The Indiegogo campaign for World War Cthulhu is over, so the window for all those custom perks is closed, but the standard edition will be available as an e-book, a trade paperback, and deluxe hardback. Authors include Neil Baker, David Conyers, Tim Curran, Ed Erdelac, Cody Goodfellow, Ted Grau, C. J. Henderson, David Kernot, William Meikle, Christine Morgan, Edward Morris, Konstantin Paradias, Robert M. Price, W. H. Pugmire, Peter Rawlik, John Shirley, Darryl Schweitzer, Jeffrey Thomas, and Lee Zumpe. Cover art is by Vincent Chong, interior illustrations by M. Wayne Miller. Visit Dark Regions Press for more info.
Saturday, April 19, 2014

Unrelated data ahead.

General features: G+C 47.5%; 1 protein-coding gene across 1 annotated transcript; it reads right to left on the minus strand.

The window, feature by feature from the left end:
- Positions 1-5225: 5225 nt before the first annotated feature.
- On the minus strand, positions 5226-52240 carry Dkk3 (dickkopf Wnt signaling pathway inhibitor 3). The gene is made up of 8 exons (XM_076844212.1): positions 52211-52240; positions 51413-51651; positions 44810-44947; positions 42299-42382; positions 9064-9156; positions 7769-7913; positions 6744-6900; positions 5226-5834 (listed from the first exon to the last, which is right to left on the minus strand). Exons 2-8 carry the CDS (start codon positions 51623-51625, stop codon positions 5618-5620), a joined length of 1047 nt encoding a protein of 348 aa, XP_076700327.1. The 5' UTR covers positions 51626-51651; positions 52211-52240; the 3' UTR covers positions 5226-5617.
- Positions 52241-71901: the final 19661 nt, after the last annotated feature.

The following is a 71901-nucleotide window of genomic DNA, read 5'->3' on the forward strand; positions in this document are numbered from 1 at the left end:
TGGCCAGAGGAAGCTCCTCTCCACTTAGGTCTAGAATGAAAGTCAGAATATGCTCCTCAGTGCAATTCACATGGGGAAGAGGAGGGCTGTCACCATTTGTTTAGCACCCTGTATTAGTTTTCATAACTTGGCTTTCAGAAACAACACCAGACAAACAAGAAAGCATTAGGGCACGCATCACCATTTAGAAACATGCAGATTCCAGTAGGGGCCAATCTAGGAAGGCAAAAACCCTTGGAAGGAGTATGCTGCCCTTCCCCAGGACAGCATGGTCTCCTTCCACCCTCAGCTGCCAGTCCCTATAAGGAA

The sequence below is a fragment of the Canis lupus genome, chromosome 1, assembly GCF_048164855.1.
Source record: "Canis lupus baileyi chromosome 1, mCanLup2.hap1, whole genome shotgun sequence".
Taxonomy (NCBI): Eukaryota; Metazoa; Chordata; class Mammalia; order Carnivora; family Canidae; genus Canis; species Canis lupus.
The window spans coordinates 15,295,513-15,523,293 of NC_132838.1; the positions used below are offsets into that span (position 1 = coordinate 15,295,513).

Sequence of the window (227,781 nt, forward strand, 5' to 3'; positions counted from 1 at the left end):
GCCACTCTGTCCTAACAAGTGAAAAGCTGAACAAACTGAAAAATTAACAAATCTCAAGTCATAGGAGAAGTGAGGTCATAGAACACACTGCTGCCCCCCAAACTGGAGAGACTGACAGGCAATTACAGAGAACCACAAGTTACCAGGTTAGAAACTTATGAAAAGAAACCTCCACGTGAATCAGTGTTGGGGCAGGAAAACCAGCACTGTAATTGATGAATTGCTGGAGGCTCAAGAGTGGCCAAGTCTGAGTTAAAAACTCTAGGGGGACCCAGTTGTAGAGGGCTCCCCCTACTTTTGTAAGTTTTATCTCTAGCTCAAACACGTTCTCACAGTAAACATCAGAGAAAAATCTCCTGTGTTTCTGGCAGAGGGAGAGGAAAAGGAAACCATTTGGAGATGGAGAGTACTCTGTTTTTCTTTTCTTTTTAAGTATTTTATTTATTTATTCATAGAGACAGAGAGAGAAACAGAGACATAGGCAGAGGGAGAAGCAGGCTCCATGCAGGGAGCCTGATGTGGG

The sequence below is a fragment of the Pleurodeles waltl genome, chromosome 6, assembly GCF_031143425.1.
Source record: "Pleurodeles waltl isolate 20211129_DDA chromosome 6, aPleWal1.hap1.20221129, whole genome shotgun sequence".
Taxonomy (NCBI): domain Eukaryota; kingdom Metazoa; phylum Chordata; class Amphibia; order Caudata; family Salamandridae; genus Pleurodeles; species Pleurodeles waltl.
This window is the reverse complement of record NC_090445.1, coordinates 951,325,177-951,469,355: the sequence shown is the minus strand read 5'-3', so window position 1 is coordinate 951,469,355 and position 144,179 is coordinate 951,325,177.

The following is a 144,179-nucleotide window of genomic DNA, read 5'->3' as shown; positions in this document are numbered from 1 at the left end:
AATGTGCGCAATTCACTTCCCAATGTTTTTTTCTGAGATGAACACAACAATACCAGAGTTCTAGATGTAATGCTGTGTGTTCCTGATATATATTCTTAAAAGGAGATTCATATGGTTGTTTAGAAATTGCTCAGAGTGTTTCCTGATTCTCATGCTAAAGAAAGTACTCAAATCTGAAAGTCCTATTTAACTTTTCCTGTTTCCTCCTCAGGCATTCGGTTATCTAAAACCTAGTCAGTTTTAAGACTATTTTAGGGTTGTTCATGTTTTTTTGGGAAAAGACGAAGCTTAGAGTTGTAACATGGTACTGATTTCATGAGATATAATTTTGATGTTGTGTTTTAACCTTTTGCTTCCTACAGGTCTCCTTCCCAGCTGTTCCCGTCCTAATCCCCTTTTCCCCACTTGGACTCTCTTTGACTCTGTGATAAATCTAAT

The contraption you see there is an old cotton press, very near nowhere, South Carolina, which one passes when traveling Highway 38 between Hamlet, NC, and the junction of US Highway 501, in our case on the way to Myrtle Beach, SC. Of course there is a geocache here (GC47CA4), and Ms. B. and I actually ran into another couple of cachers here on their way home from the beach. It's been some years since we've been able to get to the coast, but our friends Joe and Suzy Albanese, and their son Sam and friends, were in Myrtle for a few days and had a place with enough room in the crawlspace for us to crash, so we decided to inflict ourselves upon them. Ms. B. and I got down there Thursday evening and returned today — unfortunately, in a pretty good downpour most of the way home. Fortunately, while we were there the weather was chilly but mostly clear. I was surprised by the number of folk — mostly young, of course — who were actually out swimming in the ocean or otherwise dressed for summer weather. That water had to be damn near polar plunge frigid.